# of Genes
transforming growth factor beta receptor signaling pathway
fatty acid metabolic process
vitamin metabolic process
regulation of insulin secretion
regulation of biomineral formation
muscle cell differentiation
regulation of blood vessel size
regulation of tube size
BMP signaling pathway
regulation of cell proliferation
glucose metabolic process
branching morphogenesis of a tube
regulation of hormone secretion
magnesium ion binding
response to drug
small GTPase binding
protein dimerization activity
negative regulation of DNA metabolic process
Gene expression profiling of human cancer has proved valuable in cancer research leading not only to the identification of targets but also contributing to our understanding of the mechanisms of the process [23, 24]. The application of microarrays is limited by the availability of fresh frozen tissue or the tissue preserved in RNAlater reagent. As FFPE samples are available in almost all the pathological laboratories and are often available in conjunction with clinical and follow-up data, they would be considered as the most valuable sources for microarray analysis , provided similar information can be obtained as would be expected from analyzing the FF samples. Because of fragmentation [3, 26, 27] and some other chemical modifications of RNA in FFPE samples, currently gene expression studies are largely limited to immuno-histochemical (IHC) staining and RT-PCR, which allow only a few genes to be amplified at a time [3, 28, 29]. In this paper we mainly focus on the use of FFPE samples in genome-wide gene expression experiments. We have tried to analyze the data for differential expression from different angles - at individual gene level, at "gene set" level and also used different statistical methods. In follow-up paper we would focus more on gene selection and relevance to breast cancer biology.
Like other investigators [5, 28, 30, 31], we also observed high reproducibility across technical replicates regardless of the sample type. However, the concordance between the paired FF and FFPE samples was weaker in our study, which is also consistent with other studies [23, 32]. The tissue archival age, or the "FFPE block age" is another factor for consideration. Cronin et al. compared frozen section breast tissue with FFPE samples of "various block ages" by RT PCR for 92 genes and found a 90% signal loss in FFPE samples . Our data on the genome-wide level also suggested the significance of FFPE "block age" on gene expression data. Srinivasan et al. , and Karsten et al  and Masuda et. al  have reviewed in detail the effect of fixative and tissue processing on the content and integrity of nucleic acids. There are four types of reactions of formaldehyde with nucleic acids: (1) Addition reaction or methylolation - the N-H groups of primarily adenine and thiamine are converted to N-CH2-OH groups (methylol groups). The poly(A) tail on RNA is thus heavily methylolated leading to poor reverse transcription. This methylolation is possibly reversible through hydrolysis. (2) Cross-linking - methylolated bases can react with N-H groups (on proteins and nucleic acids) to form -N-CH2_N- cross-links, which are not easily hydrolyzed. (3) Formation of apyrimidinic/apurinic sites - the N-glycosidic bond between A, C, G, T or U and the sugar backbone is broken, leaving a blank space in the sequence. This is not base-specific, but is not reversible. (4) Fragmentation - Formaldehyde catalyzes the hydrolysis of phosphodiester bonds, fragmenting strands of nucleic acids, which is also not reversible. Therefore, it was not a surprise to find differential gene expression in FFPE samples compared to FF samples in the present study.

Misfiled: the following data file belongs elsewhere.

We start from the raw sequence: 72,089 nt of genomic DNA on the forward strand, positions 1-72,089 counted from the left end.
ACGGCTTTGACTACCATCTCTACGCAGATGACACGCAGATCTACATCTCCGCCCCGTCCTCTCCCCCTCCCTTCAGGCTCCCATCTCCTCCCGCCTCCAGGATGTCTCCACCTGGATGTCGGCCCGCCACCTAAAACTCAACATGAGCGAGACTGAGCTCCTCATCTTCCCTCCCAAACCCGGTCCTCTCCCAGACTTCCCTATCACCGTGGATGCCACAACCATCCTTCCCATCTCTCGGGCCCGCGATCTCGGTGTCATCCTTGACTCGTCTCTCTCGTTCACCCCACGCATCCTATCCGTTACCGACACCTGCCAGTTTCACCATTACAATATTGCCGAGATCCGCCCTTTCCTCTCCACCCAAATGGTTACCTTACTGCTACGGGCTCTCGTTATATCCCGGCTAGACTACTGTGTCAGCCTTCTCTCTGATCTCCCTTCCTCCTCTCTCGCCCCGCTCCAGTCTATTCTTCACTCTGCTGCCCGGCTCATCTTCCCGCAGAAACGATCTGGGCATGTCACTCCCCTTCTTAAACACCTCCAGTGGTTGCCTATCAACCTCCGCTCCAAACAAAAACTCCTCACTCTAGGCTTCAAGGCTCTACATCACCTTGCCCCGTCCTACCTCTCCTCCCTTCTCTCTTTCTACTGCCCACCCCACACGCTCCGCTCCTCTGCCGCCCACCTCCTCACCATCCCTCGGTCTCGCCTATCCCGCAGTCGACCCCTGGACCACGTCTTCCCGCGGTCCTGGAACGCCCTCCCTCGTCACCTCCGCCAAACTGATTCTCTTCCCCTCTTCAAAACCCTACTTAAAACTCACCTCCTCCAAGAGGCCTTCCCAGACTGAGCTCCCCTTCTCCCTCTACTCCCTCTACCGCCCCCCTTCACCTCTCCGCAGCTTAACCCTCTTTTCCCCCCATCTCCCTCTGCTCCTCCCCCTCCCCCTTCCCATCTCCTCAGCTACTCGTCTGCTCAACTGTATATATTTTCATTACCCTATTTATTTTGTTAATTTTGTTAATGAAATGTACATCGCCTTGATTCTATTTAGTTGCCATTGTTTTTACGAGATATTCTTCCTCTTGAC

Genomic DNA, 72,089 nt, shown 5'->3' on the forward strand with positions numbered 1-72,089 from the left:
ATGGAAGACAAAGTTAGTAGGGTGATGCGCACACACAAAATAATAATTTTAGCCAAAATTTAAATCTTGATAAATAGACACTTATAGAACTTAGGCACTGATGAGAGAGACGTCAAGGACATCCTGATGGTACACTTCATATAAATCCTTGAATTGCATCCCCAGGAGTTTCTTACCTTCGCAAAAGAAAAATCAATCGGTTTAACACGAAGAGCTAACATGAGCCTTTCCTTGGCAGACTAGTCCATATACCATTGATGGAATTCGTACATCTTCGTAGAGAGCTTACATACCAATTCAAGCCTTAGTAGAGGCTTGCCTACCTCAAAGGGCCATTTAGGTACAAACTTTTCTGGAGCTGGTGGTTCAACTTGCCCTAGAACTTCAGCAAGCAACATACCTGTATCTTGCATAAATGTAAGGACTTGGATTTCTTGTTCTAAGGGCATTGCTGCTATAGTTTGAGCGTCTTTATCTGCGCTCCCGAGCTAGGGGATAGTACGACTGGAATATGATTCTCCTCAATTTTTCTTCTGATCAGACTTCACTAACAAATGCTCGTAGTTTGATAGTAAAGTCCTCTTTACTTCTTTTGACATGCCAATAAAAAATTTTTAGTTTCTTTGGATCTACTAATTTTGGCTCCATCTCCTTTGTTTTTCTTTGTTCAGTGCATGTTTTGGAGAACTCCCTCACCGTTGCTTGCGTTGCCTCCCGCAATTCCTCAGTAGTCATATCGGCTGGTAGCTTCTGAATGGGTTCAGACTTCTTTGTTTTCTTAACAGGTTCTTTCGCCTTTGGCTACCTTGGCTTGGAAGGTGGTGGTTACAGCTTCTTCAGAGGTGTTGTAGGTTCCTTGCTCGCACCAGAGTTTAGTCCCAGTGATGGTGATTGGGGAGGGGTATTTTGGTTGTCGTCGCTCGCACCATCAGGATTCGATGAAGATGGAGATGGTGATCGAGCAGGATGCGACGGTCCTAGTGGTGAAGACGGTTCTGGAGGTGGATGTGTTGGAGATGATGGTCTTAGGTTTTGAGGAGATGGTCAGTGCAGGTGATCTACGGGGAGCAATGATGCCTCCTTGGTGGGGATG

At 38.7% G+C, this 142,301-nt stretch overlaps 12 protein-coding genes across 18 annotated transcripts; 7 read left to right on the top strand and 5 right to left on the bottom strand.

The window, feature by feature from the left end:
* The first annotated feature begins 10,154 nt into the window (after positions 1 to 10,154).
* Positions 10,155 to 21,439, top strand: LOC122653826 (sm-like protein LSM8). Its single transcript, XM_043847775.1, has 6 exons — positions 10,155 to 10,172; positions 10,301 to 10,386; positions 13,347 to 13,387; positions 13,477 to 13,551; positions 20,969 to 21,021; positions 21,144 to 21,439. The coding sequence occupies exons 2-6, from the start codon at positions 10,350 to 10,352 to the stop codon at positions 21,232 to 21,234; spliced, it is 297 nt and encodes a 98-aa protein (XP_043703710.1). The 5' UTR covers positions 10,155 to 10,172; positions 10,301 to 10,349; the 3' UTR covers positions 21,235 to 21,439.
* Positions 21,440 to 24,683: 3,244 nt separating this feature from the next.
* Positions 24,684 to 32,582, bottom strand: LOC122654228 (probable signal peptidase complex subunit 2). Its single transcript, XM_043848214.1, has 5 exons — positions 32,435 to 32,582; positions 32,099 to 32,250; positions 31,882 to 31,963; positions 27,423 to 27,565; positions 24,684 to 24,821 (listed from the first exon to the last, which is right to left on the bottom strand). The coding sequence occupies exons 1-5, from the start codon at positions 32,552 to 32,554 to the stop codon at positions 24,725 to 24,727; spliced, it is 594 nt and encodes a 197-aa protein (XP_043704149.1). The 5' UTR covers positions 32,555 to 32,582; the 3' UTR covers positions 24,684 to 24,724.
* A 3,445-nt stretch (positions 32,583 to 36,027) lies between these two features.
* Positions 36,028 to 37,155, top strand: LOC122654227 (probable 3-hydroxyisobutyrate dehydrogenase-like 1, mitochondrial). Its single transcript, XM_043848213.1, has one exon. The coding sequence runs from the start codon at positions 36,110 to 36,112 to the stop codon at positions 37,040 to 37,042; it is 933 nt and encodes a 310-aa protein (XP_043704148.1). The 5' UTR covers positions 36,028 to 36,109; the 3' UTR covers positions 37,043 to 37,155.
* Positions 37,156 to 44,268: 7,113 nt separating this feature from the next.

Bibikova et al. used a smaller panel of the DASL assay with 16 pairs of FF and FFPE samples from healthy and tumor breast tissue and healthy and colon cancer tissue . They found that FFPE samples had 50% less gene expression compared to matched FF samples, which may be due to RNA degradation related to fixation and storage . The present study is one of the first few adequately powered, whole-genome DASL assays interrogating more than 18,000 genes that has compared the results of paired tumor and normal tissue from FF and FFPE samples.